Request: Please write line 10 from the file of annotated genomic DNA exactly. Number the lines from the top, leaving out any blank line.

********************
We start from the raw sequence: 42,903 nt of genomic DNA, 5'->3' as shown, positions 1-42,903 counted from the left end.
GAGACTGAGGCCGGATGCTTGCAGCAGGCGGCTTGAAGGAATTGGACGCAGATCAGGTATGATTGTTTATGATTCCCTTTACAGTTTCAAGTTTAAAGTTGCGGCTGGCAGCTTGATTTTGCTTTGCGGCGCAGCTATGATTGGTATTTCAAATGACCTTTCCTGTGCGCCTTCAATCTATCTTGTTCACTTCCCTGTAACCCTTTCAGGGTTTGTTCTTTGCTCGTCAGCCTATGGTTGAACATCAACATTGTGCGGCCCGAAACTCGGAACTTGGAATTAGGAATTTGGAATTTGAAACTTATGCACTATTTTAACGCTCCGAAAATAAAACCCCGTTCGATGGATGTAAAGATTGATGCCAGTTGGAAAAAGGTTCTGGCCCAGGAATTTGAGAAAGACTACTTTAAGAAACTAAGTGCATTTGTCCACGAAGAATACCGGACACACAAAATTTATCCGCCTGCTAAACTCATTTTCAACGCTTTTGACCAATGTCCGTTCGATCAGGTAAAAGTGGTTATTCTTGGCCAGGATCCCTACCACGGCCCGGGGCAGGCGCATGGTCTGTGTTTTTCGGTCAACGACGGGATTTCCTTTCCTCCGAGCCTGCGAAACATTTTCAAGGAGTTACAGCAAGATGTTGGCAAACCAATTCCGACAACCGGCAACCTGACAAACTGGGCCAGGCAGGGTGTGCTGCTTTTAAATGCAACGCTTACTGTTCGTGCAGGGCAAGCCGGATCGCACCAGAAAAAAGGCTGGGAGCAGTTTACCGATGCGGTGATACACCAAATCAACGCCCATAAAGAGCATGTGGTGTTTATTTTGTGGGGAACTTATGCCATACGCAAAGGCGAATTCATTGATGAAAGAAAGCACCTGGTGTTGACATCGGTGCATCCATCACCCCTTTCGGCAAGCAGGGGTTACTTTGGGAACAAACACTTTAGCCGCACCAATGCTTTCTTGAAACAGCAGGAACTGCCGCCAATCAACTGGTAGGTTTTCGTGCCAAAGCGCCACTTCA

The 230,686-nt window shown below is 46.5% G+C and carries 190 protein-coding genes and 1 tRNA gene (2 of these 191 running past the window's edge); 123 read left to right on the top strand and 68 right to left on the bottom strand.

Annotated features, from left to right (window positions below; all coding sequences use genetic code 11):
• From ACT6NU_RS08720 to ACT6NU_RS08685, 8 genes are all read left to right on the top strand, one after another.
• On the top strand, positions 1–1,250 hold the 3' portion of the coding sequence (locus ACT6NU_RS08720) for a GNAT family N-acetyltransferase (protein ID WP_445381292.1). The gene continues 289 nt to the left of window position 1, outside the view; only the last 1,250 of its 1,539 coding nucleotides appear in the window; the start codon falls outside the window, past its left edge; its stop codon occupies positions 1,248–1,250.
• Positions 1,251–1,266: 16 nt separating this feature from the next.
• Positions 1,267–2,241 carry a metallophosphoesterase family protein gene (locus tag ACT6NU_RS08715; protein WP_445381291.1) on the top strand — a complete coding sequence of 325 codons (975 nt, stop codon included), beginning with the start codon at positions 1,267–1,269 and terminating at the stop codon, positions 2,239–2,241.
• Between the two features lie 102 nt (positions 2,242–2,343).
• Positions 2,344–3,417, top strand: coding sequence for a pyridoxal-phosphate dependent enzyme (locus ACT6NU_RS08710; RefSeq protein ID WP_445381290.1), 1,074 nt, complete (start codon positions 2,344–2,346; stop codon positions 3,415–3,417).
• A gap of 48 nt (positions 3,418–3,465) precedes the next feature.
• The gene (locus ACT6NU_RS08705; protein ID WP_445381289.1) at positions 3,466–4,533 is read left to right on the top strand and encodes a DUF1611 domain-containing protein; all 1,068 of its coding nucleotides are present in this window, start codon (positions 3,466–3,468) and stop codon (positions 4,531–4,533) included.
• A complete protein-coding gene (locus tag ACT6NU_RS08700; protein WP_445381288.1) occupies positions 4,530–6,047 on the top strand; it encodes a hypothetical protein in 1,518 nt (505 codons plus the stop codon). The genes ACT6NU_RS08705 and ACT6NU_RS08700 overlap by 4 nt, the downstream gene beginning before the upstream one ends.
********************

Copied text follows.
• Positions 2,344–3,417, top strand: coding sequence for a pyridoxal-phosphate dependent enzyme (locus ACT6NU_RS08710; RefSeq protein ID WP_445381290.1), 1,074 nt, complete (start codon positions 2,344–2,346; stop codon positions 3,415–3,417).